The Federal Reserve, while categorizing the shocks that have slowed the U.S. economy as temporary, is nevertheles examining several untested means to stimulate growth, if the slowdown worsens, including a possible third phase of quantitaive easing, or QE3, Fed Chairman Ben Bernanke said Tuesday.
In prepared remarks prior to Capitol Hill testimony, Bernanke said the Fed was considering three options.
The first option, would involve the Fed providing more explicit guidance to the pledge that rates will stay low for an extended period.
A second option would involve another round of asset purchases, or quantitative easing, a so-called QE3, or having the Fed increase the average maturity of our holdings.
Under the third option, the Fed could also reduce the Federal Funds rate -- the quarter percentage point rate of interest that it pays to banks on their reserves, thereby putting downward pressure on short-term rates more generally.
However, Bernanke was careful to point out that the next Fed move could also be to tighten monetary, if conditions warrant it.
As of now, the Bernanke said the Fed expects that the U.S. economic recovery will likely remain moderate, and that the U.S. unemployment rate will fall only gradually. Inflation is expected to subside in coming months.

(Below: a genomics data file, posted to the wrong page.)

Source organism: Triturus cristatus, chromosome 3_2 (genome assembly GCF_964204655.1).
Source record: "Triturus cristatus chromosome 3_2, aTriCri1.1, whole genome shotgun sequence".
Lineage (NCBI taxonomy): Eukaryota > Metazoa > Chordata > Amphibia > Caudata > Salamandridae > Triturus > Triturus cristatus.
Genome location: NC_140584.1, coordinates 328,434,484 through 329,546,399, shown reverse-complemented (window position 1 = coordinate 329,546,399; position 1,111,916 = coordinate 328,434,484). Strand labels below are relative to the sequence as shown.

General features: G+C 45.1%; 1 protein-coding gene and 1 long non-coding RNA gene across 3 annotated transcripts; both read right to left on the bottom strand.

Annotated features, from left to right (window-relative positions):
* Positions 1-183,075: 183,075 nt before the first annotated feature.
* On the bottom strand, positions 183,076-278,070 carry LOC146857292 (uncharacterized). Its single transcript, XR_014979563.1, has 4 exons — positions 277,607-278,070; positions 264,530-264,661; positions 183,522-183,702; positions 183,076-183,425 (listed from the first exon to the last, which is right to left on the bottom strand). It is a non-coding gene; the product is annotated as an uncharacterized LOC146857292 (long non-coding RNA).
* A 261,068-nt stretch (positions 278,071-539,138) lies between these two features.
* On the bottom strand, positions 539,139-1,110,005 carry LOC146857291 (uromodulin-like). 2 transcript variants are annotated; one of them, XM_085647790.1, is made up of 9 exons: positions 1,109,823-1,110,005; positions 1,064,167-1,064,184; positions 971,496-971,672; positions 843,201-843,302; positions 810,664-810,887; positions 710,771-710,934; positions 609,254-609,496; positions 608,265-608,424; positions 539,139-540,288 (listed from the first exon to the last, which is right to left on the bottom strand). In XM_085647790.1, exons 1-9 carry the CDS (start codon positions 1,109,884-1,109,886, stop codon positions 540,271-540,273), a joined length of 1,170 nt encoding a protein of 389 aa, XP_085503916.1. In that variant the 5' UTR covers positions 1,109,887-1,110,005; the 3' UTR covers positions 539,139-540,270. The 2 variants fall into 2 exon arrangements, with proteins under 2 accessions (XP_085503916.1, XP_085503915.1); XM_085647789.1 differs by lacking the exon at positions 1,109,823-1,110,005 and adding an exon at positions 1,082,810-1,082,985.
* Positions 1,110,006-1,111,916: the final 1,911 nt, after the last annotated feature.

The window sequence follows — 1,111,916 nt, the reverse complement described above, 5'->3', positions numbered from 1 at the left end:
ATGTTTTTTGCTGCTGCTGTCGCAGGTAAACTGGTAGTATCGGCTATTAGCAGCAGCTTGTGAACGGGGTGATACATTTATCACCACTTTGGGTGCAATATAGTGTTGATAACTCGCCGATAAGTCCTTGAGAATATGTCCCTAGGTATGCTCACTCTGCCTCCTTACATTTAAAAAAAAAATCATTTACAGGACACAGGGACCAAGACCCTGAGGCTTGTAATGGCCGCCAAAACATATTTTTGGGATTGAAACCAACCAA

Bernanke's testimony occurred one day after the release of the minutes from the Federal Reserve's last meeting, held June 21-22. The minutes revealed that Federal Reserve officials were concerned about a weakening job market that might hinder the current economic expansion, but were divided over whether the Fed should take additional steps to help the economy.
Certain Congressional Republicans have criticized the quantitative easing program -- with some GOP members even calling for a return to the gold standar -- arguing that the Fed's unconventional tactic is the equivalent of 'monetizing the debt' and will lead to rising, if not double-digit inflation.
However, Bernanke disagrees, and has held his ground, arguing that Fed program does not 'monetize the debt' because it's purchasing assets that have value -- U.S Treasuries -- and that inflation, as measured by a accurate long- term price indicator, the 12-month Core PCE index, while it has edged up, is still within the Fed's 'comfort-zone' for inflation.
Monetary Policy Analysis: Place one data point in the bulls' camp. The reason? Fed Chair Bernanke is signalling that the Fed is not satisfied with the U.S.'s anemic growth rate and high unemployment rate, and while keeping an eye on inflation, remains at-the-ready to implement novel, and extraordinary techniques to stimulate the U.S. economy, including a possible QE3.